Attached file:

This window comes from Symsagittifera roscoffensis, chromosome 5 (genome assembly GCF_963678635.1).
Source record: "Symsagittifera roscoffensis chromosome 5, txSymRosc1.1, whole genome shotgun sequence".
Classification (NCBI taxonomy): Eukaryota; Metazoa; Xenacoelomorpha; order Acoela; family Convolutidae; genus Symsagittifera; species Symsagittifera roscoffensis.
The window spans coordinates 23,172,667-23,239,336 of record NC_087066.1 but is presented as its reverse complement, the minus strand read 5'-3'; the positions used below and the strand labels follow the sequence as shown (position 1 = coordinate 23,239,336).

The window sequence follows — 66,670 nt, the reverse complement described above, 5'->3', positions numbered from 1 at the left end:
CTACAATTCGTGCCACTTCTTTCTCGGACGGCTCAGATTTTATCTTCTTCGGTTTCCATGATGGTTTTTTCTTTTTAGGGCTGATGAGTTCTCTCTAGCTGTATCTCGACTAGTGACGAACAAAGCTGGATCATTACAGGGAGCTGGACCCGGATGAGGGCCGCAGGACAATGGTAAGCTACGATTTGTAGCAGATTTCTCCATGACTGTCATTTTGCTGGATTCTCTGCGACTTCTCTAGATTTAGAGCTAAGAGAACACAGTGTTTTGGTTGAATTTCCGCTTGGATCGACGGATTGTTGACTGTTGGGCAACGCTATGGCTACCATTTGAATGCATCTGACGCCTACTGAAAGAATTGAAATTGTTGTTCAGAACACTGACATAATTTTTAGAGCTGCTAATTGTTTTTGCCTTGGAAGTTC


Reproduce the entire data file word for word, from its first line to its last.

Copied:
This window comes from Symsagittifera roscoffensis, chromosome 5 (genome assembly GCF_963678635.1).
Source record: "Symsagittifera roscoffensis chromosome 5, txSymRosc1.1, whole genome shotgun sequence".
Classification (NCBI taxonomy): Eukaryota; Metazoa; Xenacoelomorpha; order Acoela; family Convolutidae; genus Symsagittifera; species Symsagittifera roscoffensis.
The window spans coordinates 23,172,667-23,239,336 of record NC_087066.1 but is presented as its reverse complement, the minus strand read 5'-3'; the positions used below and the strand labels follow the sequence as shown (position 1 = coordinate 23,239,336).

The window sequence follows — 66,670 nt, the reverse complement described above, 5'->3', positions numbered from 1 at the left end:
CTACAATTCGTGCCACTTCTTTCTCGGACGGCTCAGATTTTATCTTCTTCGGTTTCCATGATGGTTTTTTCTTTTTAGGGCTGATGAGTTCTCTCTAGCTGTATCTCGACTAGTGACGAACAAAGCTGGATCATTACAGGGAGCTGGACCCGGATGAGGGCCGCAGGACAATGGTAAGCTACGATTTGTAGCAGATTTCTCCATGACTGTCATTTTGCTGGATTCTCTGCGACTTCTCTAGATTTAGAGCTAAGAGAACACAGTGTTTTGGTTGAATTTCCGCTTGGATCGACGGATTGTTGACTGTTGGGCAACGCTATGGCTACCATTTGAATGCATCTGACGCCTACTGAAAGAATTGAAATTGTTGTTCAGAACACTGACATAATTTTTAGAGCTGCTAATTGTTTTTGCCTTGGAAGTTC